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Resume mistakes examples

7 Resume Mistakes Examples and How To Avoid Them

We all want to separate ourselves from the pack. Unfortunately, as we strive to stand out from the crowd, we can make mistakes. With the job market more competitive than it has been in years, attention to detail is critical. The good news is a recent survey showed almost 90% of private companies plan to hire this year. So, if you’re hoping for a new position in 2021, here are some resume mistakes examples that experts warn you should avoid.
1. Inattention to Detail

This is a big one. Spelling and grammatical errors will get your resume tossed in the virtual trash. Proofread your resume for errors, then proof it again. Employ a trusted friend, family member or mentor to double check it. Lacking a second set of eyes, read it out loud.
2. Hard to Read Resumes

Of the many resume mistakes examples, this one is surprisingly common. Job search newcomers often struggle to fill a page. As you gain work experience, the tendency is to fill every square inch of space. Avoid this trap. If you’ve ever breezed through a thriller there’s a reason: white space. The places where words are not is somewhere the eyes can rest. Employ varied sentence lengths and bullet points. Don’t use a tiny font either –– 12-point is ideal, but nothing smaller than 10. You want to make your resume a breeze to read. Don’t give a hiring manager an excuse to stop reading.
3. Hopping

No one wants to start a relationship with the end already in sight. Brief, multiple stops at various positions make it look like you’re easily bored and flightily. Yes, over one-third of of job seekers start looking for a new gig less than two years after earning their present position. Still, drawing attention to multiple jobs in less than a year or two is a bad idea. Don’t be deceptive but consider winnowing some of those jobs. If you’ve had a long-term side job, it may deserve more emphasis.
4. Air Quote “Skills” and Hobbies

No one really cares that you can handle MS Word. Experience with MS Office is expected. Emphasize less common talents such as using industry specific software like PACER or note your work using Google Analytics. Your background in mixed martial arts or a successful high school tennis career probably isn’t ideal when you’re trying to land a job as a data analyst. You don’t need a resume filled with trivia about yourself. Save it for the interview –– or even better the job.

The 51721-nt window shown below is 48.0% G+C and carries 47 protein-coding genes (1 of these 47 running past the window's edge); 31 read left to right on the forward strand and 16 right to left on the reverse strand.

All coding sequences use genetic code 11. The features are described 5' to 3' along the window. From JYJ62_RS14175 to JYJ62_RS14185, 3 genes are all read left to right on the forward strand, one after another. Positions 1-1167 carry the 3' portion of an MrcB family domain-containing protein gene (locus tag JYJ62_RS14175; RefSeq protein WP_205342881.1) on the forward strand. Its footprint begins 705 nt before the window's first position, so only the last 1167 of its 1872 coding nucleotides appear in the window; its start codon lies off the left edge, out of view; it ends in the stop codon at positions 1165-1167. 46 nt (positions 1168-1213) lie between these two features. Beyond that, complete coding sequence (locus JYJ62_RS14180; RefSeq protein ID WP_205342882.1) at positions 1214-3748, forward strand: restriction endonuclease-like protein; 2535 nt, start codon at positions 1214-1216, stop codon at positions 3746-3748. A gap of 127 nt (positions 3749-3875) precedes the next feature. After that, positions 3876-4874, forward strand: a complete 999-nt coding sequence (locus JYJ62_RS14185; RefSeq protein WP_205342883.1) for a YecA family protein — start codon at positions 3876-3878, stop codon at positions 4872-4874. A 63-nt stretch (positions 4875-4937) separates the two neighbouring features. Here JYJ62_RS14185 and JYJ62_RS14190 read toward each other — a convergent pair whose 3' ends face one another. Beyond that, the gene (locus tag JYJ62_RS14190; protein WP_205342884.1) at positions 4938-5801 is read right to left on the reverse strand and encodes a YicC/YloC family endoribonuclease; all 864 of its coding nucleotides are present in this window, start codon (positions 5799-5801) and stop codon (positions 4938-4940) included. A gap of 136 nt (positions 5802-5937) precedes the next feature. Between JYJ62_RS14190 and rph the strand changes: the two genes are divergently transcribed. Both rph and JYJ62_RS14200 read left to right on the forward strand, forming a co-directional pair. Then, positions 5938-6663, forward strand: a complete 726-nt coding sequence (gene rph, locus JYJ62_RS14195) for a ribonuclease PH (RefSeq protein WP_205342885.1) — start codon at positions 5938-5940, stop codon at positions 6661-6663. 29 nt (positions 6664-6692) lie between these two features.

5. Ignoring Applicant Tracking Systems

Just as blogs like this one are optimized for search engines, your resume should be applicant tracking system optimized. One downside to the ease of applying for work online is the ease with which hiring managers discard resumes. Applicant tracking systems use algorithms to reject resumes that are never seen by human beings. So if a posting asks for a business-to-business marketing background or experience using Google Analytics, make sure your resume includes these words. Help the hiring manager connect the dots between your work experience and the role you’re applying for. There should be an obvious connection between the jobs you’ve taken and the skills you’re developing.
6. Not Following Instructions

If a posting asks for a cover letter, submit one. If it asks for specific information, supply it. Don’t send a generic cover letter. It will get you rejected. In fact, tailoring your resume for each submission is a good idea. Yes, it’s more work. It also lets your potential employer know you care. Show them why you’ll be a good fit. Every time you submit, you’re auditioning. Give an opening night performance.

7. Deception

Inflating your resume can have consequences. Hiring managers report that lying on a resume is usually a deal breaker. If you posted info on LinkedIn that doesn’t match your resume, it’s a red flag. A study listed lying about the university you attended, your work history, your degree, or fluency in a foreign language as among the most egregious red flags.

Other “deal breakers.” An unprofessional email address, a photo submitted with a resume, and incorrect or missing contact information are amongst the top reasons hiring managers discard resumes. You want that interview. Don’t let a shoddy resume get in your way.

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